The IPKat presents the first in an occasional new series, which Merpel has insisted that he name “Kitty Litter”. This aim of this series is to bring misunderstandings of intellectual property to the attention of readers.
The first example of such a misunderstanding assailed the ears of IPKat blogmeister Ilanah while listening to Thought for the Day, Radio 4’s morning pseudo-theology slot. Anne “Agony” Atkins, former agony aunt for the Daily Telegraph began her tirade against over-regulation with the words
For the last few weeks our daughter has been teaching our two year old the first strains of Once in Royal David's City. The slightly optimistic idea behind this is that Rosalie will melt the heart of the neighbourhood when we go carol singing. But alas, there's to be no more good cheer in exchange for a mug of punch or mince pie. Though we've never accepted money, we might now need a Live Performance Licence to sing carols in public - probably applied for in triplicate last February.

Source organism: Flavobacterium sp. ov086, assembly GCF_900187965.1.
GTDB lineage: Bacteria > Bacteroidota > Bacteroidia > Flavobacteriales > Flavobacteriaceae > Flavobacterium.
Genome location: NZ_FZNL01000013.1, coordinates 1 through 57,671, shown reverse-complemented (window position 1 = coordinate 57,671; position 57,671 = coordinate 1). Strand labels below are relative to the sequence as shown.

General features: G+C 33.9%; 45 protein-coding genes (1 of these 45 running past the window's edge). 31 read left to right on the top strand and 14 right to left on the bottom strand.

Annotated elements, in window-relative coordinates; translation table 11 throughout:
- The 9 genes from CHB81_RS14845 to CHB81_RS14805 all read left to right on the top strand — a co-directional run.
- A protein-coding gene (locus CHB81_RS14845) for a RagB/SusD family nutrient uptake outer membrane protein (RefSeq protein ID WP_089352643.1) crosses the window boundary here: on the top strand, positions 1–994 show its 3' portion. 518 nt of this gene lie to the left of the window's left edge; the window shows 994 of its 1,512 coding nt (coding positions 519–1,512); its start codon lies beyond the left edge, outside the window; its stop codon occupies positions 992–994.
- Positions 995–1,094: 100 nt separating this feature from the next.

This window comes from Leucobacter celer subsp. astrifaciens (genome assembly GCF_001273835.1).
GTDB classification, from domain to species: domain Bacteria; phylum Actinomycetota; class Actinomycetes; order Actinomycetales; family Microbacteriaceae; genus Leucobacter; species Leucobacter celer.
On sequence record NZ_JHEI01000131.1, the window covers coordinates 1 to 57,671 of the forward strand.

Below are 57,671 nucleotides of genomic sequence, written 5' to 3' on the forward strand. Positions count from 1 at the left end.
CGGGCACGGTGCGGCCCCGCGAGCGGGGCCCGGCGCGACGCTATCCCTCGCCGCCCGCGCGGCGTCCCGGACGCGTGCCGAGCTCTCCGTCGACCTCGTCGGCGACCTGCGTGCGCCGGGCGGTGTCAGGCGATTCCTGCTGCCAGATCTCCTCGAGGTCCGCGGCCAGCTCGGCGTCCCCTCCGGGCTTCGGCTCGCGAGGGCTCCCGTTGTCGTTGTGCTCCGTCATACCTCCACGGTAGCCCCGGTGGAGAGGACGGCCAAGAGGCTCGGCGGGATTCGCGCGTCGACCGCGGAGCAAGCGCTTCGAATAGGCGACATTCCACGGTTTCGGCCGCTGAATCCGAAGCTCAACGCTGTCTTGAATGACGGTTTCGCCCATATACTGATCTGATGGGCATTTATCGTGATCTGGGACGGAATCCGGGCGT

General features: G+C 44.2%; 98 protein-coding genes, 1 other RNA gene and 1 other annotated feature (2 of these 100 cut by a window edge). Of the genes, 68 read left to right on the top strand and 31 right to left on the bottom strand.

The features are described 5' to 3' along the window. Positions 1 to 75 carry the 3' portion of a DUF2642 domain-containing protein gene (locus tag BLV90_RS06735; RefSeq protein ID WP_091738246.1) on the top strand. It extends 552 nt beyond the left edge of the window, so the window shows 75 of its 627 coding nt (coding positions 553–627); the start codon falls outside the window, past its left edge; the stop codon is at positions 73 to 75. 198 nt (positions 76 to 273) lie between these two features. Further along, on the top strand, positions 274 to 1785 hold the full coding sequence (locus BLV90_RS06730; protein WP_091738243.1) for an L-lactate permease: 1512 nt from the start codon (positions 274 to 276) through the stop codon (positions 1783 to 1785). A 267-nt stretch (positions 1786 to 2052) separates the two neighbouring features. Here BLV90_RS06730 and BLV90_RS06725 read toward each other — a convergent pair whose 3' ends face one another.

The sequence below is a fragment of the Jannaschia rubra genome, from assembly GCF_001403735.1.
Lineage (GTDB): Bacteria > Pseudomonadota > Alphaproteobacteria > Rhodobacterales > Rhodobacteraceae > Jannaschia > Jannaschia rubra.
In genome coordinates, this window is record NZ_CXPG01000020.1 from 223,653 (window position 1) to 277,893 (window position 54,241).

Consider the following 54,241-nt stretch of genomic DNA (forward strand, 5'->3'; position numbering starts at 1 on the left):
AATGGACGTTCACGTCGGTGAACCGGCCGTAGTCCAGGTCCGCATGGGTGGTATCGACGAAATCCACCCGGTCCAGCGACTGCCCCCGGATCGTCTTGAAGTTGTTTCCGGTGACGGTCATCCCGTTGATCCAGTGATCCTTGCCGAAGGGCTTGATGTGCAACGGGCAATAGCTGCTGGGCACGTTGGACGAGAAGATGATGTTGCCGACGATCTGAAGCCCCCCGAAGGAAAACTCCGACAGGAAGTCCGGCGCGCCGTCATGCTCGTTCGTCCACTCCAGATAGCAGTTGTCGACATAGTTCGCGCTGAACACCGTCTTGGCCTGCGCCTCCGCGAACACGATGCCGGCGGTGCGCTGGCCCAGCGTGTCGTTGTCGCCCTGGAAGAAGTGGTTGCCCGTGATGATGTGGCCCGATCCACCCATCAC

Anne Atkins - her words will have IP lawyers in agony
The IPKat points out that Ms Atkins is rallying against a man of straw. Once in Royal David’s City was written in 1848 and set to music in 1849. Like many carols, it is well out of copyright and no one can use copyright law to stop her daughter from singing her heart out.
The IPKat invites readers to send him other examples of flawed understanding of IP for posting.